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Cecilia Qianwen Dong, Bilal Farhat, Jonathan Nicholas Kruh; Patterns of follow up after emergency room ophthalmic consultation. Invest. Ophthalmol. Vis. Sci. 2018;59(9):5251.
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To identify risk factors unique to ophthalmology that predict subsequent follow-up in patients evaluated by the ophthalmology service in the emergency department (ED) at Jamaica Hospital Medical Center, a level I trauma center in Queens, New York. To use gathered data to develop a quality improvement initiative to increase attrition rate.
This is a retrospective chart review of ophthalmology consultations in the ED from 1/2013 to 6/2016. We included adult patients of New York State who were recommended follow-up care. In total, 1242 patients were reviewed and 661 included in the study. Covariates studied were: basic demographics, previous relationship with the hospital, visual acuity, presence of visual disturbance, and diagnosis. Diagnosis was further categorized into trauma or non-trauma, and graded on a severity scale assigned by experienced ophthalmologists. Primary outcome was whether the patient followed up as instructed. Regression, one-way ANOVA, and Chi-square tests were used to determine association between covariates and outcome.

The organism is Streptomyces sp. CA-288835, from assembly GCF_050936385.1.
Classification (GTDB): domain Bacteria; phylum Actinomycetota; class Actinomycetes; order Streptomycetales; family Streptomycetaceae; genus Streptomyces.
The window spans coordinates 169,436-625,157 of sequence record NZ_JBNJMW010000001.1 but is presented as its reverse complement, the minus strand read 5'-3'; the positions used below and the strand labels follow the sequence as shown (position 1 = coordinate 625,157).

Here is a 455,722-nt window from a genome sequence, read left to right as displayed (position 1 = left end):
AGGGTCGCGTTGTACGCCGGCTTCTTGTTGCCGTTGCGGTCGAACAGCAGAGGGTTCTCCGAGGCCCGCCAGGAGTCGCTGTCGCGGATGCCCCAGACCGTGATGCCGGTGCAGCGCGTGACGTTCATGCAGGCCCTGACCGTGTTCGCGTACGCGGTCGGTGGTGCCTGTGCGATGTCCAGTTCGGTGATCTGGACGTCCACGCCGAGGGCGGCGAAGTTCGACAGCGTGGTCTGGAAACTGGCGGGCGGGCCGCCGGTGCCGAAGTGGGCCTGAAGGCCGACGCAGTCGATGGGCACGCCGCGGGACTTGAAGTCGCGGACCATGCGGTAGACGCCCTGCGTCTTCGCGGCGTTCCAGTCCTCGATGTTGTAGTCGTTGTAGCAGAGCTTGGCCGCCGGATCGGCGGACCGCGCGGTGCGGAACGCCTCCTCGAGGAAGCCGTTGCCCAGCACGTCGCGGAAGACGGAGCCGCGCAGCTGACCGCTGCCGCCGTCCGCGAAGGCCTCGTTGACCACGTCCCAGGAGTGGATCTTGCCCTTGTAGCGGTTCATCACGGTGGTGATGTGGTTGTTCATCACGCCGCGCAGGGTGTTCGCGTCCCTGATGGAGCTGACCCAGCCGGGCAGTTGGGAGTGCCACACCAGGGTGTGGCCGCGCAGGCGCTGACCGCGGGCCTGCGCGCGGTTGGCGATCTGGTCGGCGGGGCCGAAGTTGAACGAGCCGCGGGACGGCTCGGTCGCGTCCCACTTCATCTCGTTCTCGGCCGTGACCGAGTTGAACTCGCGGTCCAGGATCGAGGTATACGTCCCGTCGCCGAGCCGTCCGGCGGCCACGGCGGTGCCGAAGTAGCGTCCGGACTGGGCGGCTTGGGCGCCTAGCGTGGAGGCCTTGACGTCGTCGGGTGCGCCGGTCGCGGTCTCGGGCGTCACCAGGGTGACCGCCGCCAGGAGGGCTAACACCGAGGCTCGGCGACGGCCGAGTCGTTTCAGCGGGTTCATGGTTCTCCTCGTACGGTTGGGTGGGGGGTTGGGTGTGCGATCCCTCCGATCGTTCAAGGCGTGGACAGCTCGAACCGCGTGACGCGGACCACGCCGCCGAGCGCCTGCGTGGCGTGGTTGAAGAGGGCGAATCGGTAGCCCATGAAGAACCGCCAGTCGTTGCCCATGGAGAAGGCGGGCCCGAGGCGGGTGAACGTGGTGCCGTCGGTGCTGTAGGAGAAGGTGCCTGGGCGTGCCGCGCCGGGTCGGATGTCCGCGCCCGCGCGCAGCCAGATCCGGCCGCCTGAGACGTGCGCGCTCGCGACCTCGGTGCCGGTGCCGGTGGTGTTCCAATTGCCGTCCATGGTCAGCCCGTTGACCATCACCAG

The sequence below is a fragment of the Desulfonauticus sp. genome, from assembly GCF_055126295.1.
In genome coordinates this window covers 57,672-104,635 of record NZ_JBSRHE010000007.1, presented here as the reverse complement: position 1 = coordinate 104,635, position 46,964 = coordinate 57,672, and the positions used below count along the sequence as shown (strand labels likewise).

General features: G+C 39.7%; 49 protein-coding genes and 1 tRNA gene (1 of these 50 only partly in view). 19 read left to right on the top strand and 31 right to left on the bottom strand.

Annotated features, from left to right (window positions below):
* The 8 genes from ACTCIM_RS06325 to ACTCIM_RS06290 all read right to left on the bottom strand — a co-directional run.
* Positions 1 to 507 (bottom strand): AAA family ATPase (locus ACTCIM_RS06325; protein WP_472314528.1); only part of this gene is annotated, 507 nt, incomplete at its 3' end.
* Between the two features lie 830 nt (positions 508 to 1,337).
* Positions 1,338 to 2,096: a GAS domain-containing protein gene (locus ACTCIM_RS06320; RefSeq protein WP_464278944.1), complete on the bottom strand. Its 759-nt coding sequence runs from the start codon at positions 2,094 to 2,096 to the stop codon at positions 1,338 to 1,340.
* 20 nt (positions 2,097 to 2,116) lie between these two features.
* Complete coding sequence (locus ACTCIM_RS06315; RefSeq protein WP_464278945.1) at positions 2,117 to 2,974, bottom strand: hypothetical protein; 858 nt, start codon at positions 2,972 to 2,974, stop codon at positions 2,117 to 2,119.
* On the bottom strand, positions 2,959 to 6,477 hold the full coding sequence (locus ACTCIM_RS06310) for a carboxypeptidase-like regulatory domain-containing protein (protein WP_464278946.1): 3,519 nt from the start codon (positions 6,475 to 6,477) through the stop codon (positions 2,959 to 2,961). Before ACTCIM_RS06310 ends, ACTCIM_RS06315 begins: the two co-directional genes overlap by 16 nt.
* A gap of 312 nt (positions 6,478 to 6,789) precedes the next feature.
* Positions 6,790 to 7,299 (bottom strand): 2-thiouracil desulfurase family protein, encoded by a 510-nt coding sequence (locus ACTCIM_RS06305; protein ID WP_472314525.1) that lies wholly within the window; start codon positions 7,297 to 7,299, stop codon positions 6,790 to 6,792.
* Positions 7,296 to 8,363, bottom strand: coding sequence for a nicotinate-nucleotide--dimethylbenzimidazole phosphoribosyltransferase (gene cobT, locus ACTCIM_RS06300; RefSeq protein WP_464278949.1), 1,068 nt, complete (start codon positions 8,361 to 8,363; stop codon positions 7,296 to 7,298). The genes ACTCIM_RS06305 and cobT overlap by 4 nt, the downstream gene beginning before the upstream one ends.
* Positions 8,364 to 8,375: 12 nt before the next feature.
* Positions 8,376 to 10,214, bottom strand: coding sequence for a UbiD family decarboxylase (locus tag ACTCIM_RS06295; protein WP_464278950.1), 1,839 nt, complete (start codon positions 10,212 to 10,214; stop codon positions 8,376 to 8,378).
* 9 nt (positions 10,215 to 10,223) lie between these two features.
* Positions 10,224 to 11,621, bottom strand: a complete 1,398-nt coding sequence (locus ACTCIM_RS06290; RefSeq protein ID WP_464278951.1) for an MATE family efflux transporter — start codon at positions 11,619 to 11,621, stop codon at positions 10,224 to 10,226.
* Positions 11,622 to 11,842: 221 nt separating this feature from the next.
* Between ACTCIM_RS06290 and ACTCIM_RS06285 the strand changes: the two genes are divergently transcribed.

Of 661 patients, follow-up rate was 43.2% after initial ED visit. Those with self-limiting conditions had the lowest follow-up rate at 30.9%; whereas those with vision-threatening conditions had the highest rate at 67.6% (p<0.001). Each unit decrease in LogMAR visual acuity was associated with a 1.26-fold increase in odds of follow-up (1.03-1.58, p=0.034). Furthermore, self-reported visual disturbance was associated with a 1.64-fold increase in follow-up compared to those without any change in vision. Patients with traumatic eye injury were 1.50 times more likely than non-trauma patients to be lost to follow-up (1.10-2.05). Having insurance was associated with 1.73 x increase in odds of follow-up (1.19-2.52, p=0.004). Factors that did not independently affect follow-up: age, gender, race, employment status, type of insurance, and previously relationship with the hospital. A small group (n=11) who received a phone-call after the ED visit showed improved follow-up rate of 63.6%.
In this population, the majority of patients with an eye emergency did not follow up. Factors correlating with poor follow up, in order of strongest association, were lack of insurance, lack of visual disturbance, presence of trauma, and better visual acuity. Future directions are aimed at implementing changes to protocol to minimize barriers to follow up and improve compliance.
This is an abstract that was submitted for the 2018 ARVO Annual Meeting, held in Honolulu, Hawaii, April 29 - May 3, 2018.
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